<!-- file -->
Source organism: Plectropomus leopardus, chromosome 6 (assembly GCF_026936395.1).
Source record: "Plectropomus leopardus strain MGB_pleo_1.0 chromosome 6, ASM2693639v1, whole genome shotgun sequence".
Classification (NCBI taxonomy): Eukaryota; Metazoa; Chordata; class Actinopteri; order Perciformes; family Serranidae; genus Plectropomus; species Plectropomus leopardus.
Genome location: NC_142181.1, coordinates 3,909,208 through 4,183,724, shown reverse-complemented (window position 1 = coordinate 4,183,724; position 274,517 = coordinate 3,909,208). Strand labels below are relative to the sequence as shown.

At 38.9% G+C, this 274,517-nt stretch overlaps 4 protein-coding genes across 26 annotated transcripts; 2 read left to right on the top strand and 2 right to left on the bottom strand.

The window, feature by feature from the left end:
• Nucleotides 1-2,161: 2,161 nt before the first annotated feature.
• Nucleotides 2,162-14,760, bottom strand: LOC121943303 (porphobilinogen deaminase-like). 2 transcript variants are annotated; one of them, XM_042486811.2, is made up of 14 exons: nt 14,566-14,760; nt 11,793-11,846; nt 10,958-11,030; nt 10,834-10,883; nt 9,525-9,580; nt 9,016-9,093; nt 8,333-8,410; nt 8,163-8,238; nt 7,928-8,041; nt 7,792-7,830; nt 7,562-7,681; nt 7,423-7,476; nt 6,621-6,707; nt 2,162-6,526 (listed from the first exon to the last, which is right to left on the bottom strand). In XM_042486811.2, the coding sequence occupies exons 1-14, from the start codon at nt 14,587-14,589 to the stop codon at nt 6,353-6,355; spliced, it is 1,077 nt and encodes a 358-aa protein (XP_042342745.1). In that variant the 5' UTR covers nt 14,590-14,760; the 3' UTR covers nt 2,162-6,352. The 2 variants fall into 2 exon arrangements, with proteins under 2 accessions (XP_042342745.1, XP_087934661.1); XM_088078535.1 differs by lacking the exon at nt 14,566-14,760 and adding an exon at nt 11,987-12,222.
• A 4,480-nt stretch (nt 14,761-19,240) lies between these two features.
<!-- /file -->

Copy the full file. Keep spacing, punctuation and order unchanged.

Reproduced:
Source organism: Plectropomus leopardus, chromosome 6 (assembly GCF_026936395.1).
Source record: "Plectropomus leopardus strain MGB_pleo_1.0 chromosome 6, ASM2693639v1, whole genome shotgun sequence".
Classification (NCBI taxonomy): Eukaryota; Metazoa; Chordata; class Actinopteri; order Perciformes; family Serranidae; genus Plectropomus; species Plectropomus leopardus.
Genome location: NC_142181.1, coordinates 3,909,208 through 4,183,724, shown reverse-complemented (window position 1 = coordinate 4,183,724; position 274,517 = coordinate 3,909,208). Strand labels below are relative to the sequence as shown.

At 38.9% G+C, this 274,517-nt stretch overlaps 4 protein-coding genes across 26 annotated transcripts; 2 read left to right on the top strand and 2 right to left on the bottom strand.

The window, feature by feature from the left end:
• Nucleotides 1-2,161: 2,161 nt before the first annotated feature.
• Nucleotides 2,162-14,760, bottom strand: LOC121943303 (porphobilinogen deaminase-like). 2 transcript variants are annotated; one of them, XM_042486811.2, is made up of 14 exons: nt 14,566-14,760; nt 11,793-11,846; nt 10,958-11,030; nt 10,834-10,883; nt 9,525-9,580; nt 9,016-9,093; nt 8,333-8,410; nt 8,163-8,238; nt 7,928-8,041; nt 7,792-7,830; nt 7,562-7,681; nt 7,423-7,476; nt 6,621-6,707; nt 2,162-6,526 (listed from the first exon to the last, which is right to left on the bottom strand). In XM_042486811.2, the coding sequence occupies exons 1-14, from the start codon at nt 14,587-14,589 to the stop codon at nt 6,353-6,355; spliced, it is 1,077 nt and encodes a 358-aa protein (XP_042342745.1). In that variant the 5' UTR covers nt 14,590-14,760; the 3' UTR covers nt 2,162-6,352. The 2 variants fall into 2 exon arrangements, with proteins under 2 accessions (XP_042342745.1, XP_087934661.1); XM_088078535.1 differs by lacking the exon at nt 14,566-14,760 and adding an exon at nt 11,987-12,222.
• A 4,480-nt stretch (nt 14,761-19,240) lies between these two features.